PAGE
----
Is IT moving to the cloud?
Cloud Computing is one of the IT industry buzzword these days for computing services. Gartner senior analyst Ben Pring says, “It’s become the phrase du jour.” But why is it so attractive? To answer this let’s start with a definition. Wikipedia defines cloud computing as
“the delivery of computing as a service rather than a product, whereby shared resources, software, and information are provided to computers and other devices as a metered service over a network(typically the Internet).”
For IT groups it gives the potential to reduce costs and increase speed of service (every CIOs dream). They aren’t burdened with hardware maintenance, software release deployments, disaster recovery, or physical access to data for an increasingly mobile workforce. The need for those types of services is still relevant. But with cloud computing much of that is outsourced to a third party that solves these types of business needs as part of their solution offering.
But the cloud computing model is about more than B2B services.
The idea has already started to make it’s way into news articles, television commercials, and service offerings for consumers. Microsoft has a campaign theme using the phrase “to the cloud”. Apple and Google have cloud based media storage and retrieval with iCloud and Google Music. Drop Box and a slew of other companies offer cloud based storage to take care of backups and additional capacity needs of a consumer.
The real benefit to consumers today is that data is accessible from multiple devices. In the 80s, 90s, and early 2000s most people used a single computing device. The data they needed was local to that one device. Programs such as GoToMyPC and Citrix Server were developed to give you remote control to your main device (home or office). But for the most part, software and hardware was purchased for that single device. Consumers had to deal with specification and compatiblity concerns (i.e. USB 2.0, Windows Compatible, Firewire, IDE, SD Disk, etc.)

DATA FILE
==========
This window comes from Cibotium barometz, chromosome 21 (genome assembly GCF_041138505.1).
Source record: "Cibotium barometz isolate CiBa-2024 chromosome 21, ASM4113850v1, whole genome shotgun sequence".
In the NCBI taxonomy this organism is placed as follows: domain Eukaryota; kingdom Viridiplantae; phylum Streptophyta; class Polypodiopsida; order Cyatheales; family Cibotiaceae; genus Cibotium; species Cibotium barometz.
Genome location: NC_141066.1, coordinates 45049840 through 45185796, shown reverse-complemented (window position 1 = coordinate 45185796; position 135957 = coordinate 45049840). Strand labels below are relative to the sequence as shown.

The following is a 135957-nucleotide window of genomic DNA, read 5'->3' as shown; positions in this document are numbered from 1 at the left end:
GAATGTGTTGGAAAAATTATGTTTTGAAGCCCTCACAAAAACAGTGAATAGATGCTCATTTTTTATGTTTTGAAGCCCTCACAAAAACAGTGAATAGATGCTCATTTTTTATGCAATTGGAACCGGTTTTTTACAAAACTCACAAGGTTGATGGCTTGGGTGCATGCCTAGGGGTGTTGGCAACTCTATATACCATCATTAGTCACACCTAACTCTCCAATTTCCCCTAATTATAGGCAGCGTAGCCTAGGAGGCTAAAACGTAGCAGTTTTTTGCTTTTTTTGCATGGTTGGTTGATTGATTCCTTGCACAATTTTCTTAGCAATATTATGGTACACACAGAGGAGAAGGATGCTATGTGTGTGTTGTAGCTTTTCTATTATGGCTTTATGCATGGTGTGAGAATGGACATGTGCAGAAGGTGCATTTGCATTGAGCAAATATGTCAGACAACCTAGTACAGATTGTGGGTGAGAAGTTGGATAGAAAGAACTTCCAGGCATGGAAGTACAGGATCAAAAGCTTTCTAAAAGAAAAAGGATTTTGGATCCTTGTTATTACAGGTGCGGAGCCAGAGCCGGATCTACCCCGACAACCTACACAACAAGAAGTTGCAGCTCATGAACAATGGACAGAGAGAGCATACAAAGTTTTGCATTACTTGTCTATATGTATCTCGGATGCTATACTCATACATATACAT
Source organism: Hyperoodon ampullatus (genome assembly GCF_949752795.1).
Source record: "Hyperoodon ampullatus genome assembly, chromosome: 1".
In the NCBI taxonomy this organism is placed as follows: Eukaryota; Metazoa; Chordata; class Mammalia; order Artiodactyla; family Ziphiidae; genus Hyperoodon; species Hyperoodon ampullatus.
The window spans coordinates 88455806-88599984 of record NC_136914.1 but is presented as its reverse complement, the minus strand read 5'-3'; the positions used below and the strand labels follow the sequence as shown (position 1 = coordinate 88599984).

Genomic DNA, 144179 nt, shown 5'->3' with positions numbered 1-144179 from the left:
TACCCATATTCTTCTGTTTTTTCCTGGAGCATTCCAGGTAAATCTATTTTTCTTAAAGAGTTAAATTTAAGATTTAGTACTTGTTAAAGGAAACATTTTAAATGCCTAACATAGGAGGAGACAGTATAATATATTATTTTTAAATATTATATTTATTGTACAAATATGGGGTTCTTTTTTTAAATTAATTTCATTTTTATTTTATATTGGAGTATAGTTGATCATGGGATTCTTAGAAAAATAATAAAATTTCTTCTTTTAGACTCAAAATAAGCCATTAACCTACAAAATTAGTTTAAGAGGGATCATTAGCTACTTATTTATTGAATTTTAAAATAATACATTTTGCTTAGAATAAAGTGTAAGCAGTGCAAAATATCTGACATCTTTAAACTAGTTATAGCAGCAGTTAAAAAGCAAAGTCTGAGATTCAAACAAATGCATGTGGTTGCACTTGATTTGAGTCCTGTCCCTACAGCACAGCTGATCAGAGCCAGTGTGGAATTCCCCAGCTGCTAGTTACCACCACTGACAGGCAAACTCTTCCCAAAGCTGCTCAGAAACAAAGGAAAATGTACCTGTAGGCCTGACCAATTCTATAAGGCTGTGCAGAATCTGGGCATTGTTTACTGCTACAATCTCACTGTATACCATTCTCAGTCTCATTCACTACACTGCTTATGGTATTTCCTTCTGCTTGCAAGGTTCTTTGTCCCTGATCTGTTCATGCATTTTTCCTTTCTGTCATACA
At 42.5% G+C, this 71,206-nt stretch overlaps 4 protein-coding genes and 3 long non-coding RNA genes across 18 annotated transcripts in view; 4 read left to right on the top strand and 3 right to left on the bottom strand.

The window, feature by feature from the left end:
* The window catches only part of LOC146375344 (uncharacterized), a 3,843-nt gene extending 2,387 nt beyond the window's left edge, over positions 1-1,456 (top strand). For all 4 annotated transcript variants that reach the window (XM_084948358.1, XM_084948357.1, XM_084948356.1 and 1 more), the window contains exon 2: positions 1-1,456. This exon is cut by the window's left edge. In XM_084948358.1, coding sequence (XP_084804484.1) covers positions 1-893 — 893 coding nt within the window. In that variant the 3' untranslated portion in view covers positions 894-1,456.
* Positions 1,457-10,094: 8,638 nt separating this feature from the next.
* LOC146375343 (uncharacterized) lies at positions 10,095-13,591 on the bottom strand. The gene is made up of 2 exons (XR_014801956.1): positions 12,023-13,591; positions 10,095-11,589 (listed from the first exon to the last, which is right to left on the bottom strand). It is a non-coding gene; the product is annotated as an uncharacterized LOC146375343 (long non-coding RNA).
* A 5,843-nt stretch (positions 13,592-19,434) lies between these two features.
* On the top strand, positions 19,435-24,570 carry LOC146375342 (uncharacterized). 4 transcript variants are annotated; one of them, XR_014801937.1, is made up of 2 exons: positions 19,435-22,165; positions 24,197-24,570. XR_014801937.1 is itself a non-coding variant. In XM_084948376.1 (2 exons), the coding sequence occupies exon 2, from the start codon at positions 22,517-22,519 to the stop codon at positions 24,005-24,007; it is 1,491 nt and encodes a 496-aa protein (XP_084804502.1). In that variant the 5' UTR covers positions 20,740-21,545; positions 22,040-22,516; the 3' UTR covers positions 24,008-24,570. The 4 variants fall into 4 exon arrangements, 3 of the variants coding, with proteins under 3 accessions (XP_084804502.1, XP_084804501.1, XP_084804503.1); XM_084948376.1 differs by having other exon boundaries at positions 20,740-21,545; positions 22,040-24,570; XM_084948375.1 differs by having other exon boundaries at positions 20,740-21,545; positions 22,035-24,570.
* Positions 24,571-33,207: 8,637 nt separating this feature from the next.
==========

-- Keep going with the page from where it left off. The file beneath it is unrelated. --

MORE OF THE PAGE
But today, many consumers own multiple electronic devices. Many, if not all of them, with access to the cloud: Desktops, laptops, netbooks, smart phones, tablets, and televisions. The value of cloud computing to the consumer is that they have access to their data and computing services wherever they are and from whatever device they have with them. Consumers no longer have to worry about software verions, upgrades, cable compatibility, etc.
As I write this post, I’m use Google Docs to compose the draft while listening to Google Music play my library of music. I’ve pretty well converted all of my home computing to some cloud service because I use multiple internet connected devices. Whenever, wherever, and with whatever device I use, the data is there.
Oh, I should mention that cloud computing is a “sticky” service. If you become unhappy with your service provider in the future, the cost and complexity of moving to a different service provider may keep you in the unhappy relationship. Choose wisely.
3 Replies to “Cloud computing is important to more than just IT”
In my opinion key characteristics of cloud computing are:
1. Resources on Demand: The
user himself determines the nature, extent and timing of services it
uses, without intervention by the service provider
2. Accessibility throughout
the network (Broad network access): Access is via a broadband network
using standards (usually http) compatible with a wide range of
devices: phones, smart phones, tablets, …
3. Shared use (Resource
pooling) users share resources (storage, computing power, etc..)
Without being aware of their physical location
4. Scalability (Rapid
elasticity): the ability of a service can be adapted quickly and
flexible, often automatically
5. Measurable Service
(Measured Service): The use of cloud services is measurable,
verifiable and subject to transparent reporting
Great list Paul. I think this captures the “magic that just happens” for most consumers. They don’t have to think about all the moving parts. It just works whenever and wherever they need it to.
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